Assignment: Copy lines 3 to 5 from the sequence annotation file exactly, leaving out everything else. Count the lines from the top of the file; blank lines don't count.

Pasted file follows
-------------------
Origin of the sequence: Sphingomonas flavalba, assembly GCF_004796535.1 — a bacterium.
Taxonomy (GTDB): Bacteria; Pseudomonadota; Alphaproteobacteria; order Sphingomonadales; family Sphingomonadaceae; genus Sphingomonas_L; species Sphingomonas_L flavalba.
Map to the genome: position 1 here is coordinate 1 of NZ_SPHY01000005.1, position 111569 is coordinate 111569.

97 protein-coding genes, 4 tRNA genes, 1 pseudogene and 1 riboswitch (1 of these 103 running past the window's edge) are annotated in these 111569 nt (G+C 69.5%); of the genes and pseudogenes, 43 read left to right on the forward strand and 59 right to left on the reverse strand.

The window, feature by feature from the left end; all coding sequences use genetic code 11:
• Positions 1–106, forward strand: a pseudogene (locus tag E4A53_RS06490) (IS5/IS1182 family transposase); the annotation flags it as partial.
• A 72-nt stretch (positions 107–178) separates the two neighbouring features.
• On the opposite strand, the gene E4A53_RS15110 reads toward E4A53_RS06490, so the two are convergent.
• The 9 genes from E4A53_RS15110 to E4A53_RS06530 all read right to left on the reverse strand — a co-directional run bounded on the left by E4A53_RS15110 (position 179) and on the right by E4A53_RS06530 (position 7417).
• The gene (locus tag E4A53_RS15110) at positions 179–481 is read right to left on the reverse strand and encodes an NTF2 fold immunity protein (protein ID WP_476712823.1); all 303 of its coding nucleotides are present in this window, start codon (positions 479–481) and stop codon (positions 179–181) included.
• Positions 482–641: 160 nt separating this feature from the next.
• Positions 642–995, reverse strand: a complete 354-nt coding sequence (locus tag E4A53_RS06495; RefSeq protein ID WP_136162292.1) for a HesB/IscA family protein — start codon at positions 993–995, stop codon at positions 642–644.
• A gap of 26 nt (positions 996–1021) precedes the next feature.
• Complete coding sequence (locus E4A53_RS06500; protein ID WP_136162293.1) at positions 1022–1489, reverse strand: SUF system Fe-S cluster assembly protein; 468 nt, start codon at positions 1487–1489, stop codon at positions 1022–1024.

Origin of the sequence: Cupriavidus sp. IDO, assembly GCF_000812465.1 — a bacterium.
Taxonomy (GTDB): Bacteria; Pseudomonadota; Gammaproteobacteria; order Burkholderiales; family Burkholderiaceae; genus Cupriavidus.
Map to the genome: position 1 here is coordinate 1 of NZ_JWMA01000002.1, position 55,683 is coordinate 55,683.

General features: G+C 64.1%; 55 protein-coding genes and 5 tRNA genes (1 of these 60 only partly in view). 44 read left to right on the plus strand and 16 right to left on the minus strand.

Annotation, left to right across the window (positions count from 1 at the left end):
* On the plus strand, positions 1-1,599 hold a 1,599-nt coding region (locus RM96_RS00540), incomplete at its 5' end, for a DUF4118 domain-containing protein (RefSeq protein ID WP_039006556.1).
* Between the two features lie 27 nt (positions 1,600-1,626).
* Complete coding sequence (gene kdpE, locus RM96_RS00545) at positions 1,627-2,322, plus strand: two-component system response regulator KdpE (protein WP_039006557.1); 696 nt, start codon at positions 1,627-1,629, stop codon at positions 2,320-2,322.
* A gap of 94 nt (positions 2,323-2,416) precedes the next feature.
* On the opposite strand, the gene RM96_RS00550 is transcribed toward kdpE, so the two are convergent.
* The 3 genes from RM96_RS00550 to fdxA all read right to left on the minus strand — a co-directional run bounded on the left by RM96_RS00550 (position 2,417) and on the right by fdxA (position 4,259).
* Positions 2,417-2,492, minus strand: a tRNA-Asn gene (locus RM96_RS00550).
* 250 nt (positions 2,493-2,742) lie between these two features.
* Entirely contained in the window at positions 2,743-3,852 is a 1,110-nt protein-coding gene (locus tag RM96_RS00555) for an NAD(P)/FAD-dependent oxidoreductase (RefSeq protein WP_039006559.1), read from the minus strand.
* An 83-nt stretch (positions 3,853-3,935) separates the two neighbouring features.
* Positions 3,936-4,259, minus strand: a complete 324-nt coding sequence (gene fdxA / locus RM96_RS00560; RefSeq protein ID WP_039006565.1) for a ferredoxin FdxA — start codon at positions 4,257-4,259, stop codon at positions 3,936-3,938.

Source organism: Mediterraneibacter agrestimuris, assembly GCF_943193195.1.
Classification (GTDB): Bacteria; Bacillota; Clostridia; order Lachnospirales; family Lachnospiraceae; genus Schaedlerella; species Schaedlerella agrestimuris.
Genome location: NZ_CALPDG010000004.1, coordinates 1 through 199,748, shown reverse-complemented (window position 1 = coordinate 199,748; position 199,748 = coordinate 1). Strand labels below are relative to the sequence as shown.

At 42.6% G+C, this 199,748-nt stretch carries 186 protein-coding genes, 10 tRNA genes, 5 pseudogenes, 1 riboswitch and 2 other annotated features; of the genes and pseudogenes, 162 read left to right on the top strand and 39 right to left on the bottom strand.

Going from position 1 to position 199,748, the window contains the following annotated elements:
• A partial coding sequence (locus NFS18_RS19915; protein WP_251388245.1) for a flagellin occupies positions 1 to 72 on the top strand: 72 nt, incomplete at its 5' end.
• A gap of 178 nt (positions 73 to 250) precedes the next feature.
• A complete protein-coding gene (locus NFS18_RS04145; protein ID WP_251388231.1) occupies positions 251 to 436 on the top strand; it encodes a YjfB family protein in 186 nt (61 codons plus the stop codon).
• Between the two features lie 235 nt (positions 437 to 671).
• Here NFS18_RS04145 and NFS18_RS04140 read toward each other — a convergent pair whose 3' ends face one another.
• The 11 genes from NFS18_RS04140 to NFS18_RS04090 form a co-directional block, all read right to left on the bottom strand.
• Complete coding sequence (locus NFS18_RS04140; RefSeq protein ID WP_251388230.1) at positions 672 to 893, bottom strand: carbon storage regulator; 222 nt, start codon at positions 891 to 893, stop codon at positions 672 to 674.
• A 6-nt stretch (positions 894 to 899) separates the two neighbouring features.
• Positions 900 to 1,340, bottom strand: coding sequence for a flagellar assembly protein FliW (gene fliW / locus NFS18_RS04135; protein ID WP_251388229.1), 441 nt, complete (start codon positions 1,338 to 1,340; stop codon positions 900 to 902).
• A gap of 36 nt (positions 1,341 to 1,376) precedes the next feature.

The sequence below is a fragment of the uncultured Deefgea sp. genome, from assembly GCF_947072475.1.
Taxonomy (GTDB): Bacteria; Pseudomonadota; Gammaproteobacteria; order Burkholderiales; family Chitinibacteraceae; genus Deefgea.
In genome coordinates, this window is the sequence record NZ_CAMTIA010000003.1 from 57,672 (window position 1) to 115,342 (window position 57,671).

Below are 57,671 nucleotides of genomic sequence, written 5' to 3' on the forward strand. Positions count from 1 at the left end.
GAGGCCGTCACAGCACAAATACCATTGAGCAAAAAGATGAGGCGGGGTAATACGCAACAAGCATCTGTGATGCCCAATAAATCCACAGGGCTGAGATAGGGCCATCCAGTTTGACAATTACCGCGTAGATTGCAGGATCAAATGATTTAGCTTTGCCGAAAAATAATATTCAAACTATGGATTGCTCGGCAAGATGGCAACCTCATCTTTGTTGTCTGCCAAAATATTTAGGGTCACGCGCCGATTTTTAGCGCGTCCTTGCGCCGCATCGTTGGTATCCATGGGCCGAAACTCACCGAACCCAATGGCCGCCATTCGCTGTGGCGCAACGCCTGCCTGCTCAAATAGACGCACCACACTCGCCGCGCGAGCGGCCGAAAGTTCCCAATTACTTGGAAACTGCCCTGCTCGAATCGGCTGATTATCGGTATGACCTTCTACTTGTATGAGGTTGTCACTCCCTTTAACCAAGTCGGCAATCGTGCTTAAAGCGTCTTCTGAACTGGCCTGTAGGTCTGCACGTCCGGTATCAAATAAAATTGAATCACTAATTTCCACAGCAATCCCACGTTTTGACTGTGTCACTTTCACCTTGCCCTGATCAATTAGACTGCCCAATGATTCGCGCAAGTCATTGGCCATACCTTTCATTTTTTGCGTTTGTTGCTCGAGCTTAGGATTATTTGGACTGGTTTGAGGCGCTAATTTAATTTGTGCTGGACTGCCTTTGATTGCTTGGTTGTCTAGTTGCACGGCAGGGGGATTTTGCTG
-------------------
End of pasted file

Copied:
Map to the genome: position 1 here is coordinate 1 of NZ_SPHY01000005.1, position 111569 is coordinate 111569.

97 protein-coding genes, 4 tRNA genes, 1 pseudogene and 1 riboswitch (1 of these 103 running past the window's edge) are annotated in these 111569 nt (G+C 69.5%); of the genes and pseudogenes, 43 read left to right on the forward strand and 59 right to left on the reverse strand.

The window, feature by feature from the left end; all coding sequences use genetic code 11: